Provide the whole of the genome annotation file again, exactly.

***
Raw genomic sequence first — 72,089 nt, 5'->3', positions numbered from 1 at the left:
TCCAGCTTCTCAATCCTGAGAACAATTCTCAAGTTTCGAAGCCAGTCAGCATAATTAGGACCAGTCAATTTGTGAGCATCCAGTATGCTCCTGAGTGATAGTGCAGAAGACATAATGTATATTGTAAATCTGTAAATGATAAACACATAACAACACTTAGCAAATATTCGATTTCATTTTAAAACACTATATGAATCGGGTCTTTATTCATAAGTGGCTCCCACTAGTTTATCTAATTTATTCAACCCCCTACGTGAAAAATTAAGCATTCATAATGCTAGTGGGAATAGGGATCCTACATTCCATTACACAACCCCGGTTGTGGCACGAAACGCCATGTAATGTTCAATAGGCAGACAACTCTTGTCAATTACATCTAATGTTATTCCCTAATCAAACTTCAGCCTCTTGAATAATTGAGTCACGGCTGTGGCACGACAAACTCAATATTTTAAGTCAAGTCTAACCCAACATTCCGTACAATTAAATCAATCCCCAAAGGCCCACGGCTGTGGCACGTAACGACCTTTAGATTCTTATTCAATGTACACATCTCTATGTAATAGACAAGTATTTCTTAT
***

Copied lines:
Raw genomic sequence first — 72,089 nt, 5'->3', positions numbered from 1 at the left:
TCCAGCTTCTCAATCCTGAGAACAATTCTCAAGTTTCGAAGCCAGTCAGCATAATTAGGACCAGTCAATTTGTGAGCATCCAGTATGCTCCTGAGTGATAGTGCAGAAGACATAATGTATATTGTAAATCTGTAAATGATAAACACATAACAACACTTAGCAAATATTCGATTTCATTTTAAAACACTATATGAATCGGGTCTTTATTCATAAGTGGCTCCCACTAGTTTATCTAATTTATTCAACCCCCTACGTGAAAAATTAAGCATTCATAATGCTAGTGGGAATAGGGATCCTACATTCCATTACACAACCCCGGTTGTGGCACGAAACGCCATGTAATGTTCAATAGGCAGACAACTCTTGTCAATTACATCTAATGTTATTCCCTAATCAAACTTCAGCCTCTTGAATAATTGAGTCACGGCTGTGGCACGACAAACTCAATATTTTAAGTCAAGTCTAACCCAACATTCCGTACAATTAAATCAATCCCCAAAGGCCCACGGCTGTGGCACGTAACGACCTTTAGATTCTTATTCAATGTACACATCTCTATGTAATAGACAAGTATTTCTTAT